There was a time when jazz musicians were commonly recruited to play on pop records, because their purview was so broad that they could mold themselves into any context. Elina Duni's music may not be jazz by conventional definition, but its improvisational spirit clearly occupies the broader "jazz state of mind" to which the Albanian-born/raised and now Swiss-resident singer refers to in the press sheet to Matanë Malit
, her third release as a leader, and first for ECM.
Her choice of quartet mates also connects her music to the greater jazz continuum. Pianist Colin Vallon
and drummer Norbert Pfammatter
have been with Duni since her 2008 debut, Baresha
(Meta), while bassist Patrice Moret
-also a member of Vallon's trio, which released its own ECM debut, Rruga
, in 2011-is the quartet's newest member. Duni's material is substantially different from Vallon's, however, with much of Matanë Malit
sourced from traditional music of the singer's homeland and its diaspora; but the pianist demonstrates similarly profound patience here, allowing the music to unfold with unerring inevitability, and an uncanny ability to mine even the simplest of structures to reveal them for the gems they truly are.
ECM has long demonstrated a particular talent in finding singers who impress through subtlety and nuance rather than melisma, most recently Morocco's Amina Alaoui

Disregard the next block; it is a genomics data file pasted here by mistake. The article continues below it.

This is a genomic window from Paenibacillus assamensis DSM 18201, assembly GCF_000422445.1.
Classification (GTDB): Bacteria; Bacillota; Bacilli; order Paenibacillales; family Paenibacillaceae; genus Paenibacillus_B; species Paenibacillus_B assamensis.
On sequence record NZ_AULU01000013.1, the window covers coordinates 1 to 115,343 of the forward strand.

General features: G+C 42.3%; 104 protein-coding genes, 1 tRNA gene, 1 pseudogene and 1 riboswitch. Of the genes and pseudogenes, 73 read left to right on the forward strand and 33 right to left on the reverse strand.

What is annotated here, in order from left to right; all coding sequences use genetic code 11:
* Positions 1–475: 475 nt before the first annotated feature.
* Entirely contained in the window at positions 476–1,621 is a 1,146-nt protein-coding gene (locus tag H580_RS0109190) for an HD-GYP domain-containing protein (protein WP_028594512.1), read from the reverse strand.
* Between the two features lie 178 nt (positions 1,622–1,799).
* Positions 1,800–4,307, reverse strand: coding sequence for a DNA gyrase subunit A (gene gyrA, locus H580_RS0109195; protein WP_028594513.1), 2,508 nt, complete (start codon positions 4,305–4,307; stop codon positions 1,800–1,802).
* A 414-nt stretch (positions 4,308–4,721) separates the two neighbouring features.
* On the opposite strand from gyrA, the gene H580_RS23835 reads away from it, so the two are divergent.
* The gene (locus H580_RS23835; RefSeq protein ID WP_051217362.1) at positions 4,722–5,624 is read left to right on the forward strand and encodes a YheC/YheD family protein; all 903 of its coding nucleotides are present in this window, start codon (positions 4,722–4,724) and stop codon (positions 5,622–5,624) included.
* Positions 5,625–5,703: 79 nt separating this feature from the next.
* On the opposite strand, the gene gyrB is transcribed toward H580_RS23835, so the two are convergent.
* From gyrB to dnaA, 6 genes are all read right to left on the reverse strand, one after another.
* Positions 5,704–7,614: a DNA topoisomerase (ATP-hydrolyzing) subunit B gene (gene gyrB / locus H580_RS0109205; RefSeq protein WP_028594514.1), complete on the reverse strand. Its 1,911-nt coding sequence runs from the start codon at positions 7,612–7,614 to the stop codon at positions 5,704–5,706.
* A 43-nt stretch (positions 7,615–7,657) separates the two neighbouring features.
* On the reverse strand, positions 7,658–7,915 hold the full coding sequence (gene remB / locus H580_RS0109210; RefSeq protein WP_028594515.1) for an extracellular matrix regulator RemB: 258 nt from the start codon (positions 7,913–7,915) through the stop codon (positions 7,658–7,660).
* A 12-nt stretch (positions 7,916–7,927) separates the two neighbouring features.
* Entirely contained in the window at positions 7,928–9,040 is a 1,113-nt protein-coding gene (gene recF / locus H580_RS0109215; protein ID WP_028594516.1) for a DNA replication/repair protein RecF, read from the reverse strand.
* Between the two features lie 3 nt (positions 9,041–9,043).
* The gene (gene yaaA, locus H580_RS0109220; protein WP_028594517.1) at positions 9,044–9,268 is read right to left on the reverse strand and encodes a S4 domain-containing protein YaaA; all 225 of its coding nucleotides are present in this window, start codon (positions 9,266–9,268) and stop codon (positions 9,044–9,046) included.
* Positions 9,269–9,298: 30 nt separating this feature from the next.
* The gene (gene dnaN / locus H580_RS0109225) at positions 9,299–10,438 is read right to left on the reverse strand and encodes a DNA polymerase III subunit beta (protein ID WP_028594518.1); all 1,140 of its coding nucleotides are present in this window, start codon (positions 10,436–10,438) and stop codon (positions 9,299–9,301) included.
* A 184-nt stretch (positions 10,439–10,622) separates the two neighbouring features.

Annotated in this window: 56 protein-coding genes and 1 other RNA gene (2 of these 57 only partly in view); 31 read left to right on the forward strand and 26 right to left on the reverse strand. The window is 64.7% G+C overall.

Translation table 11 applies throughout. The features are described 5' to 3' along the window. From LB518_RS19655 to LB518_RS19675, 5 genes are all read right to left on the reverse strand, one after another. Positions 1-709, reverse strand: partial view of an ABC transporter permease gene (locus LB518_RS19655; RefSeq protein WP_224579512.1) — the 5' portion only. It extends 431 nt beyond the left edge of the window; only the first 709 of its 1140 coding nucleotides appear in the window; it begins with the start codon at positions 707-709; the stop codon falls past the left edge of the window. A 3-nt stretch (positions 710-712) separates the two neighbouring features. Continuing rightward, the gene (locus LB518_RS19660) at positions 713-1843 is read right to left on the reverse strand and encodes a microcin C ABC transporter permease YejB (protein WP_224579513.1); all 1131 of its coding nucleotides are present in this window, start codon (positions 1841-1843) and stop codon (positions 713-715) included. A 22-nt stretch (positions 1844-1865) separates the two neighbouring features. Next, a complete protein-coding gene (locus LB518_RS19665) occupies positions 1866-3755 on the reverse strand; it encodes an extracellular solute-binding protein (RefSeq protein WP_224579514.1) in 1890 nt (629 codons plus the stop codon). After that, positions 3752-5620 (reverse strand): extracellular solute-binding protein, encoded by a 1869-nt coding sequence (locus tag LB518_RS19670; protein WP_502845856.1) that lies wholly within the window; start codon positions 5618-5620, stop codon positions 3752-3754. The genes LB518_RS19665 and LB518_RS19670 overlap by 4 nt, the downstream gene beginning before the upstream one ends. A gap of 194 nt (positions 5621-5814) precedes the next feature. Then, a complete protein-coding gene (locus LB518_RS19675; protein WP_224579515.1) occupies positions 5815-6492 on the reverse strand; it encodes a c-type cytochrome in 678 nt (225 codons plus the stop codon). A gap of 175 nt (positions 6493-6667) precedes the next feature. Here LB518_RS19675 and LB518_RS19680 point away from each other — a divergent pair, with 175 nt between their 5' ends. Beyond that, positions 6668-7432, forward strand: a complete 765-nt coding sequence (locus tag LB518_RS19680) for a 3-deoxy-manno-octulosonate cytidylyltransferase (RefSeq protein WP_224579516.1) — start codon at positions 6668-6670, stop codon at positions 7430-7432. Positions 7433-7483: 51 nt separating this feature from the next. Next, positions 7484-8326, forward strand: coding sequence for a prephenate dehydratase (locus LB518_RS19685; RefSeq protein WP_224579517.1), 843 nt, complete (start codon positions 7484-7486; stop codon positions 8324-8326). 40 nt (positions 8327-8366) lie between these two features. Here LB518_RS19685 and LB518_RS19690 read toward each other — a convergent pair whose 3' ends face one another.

, whose Arco Iris
(2011) similarly referenced its singer's cultural origins, but differed in its predilection for stringed instruments. Duni's use of piano trio as musical context may be more familiar, but Vallon, Moret and Pfammatter approach these twelve songs with similar understatement and freedom. Duni is clearly capable of power and range-revealed early in the set, towards the end of the opening "Ka një mot"-but the singer's delivery is never less than completely connected to the heart of her songs; a surrender to the music rather than the ego that's mirrored by her group. And yet, it's that very selflessness that makes Matanë Malit
so thoroughly memorable.
The music may sound and feel effortless, yet there are layers of complexity hidden within that make it a revelation each and every time. As gentle as the emergent pulse of "Ka një mot" is, its irregular meter is further toyed with by the trio when a series of majestic chords emerge, giving the impression of conventional waltz time but, with an added bar of two beats at the end of every fourth, clearly not.
Still, Duni and her quartet manage to imbue this haunting, plaintive music-detailed though it may be-with a spontaneity that renders Matanë Malit
such an evocative experience. The album's sequencing seems to open the music up just a tad more with each song, as Duni's own approach combines phrasing and articulation clearly rooted in her native country's indigenous music, but with devices like her heavy, rhythmic breathing towards the end of "Valzë e valëve" revealing a more modern and cosmopolitan mind at work.
An album that grabs hold of the head and heart so insidiously that it's almost impossible to let it go, Matanë Malit
will hopefully introduces Duni and her superb group to the broader international audience they so richly deserve.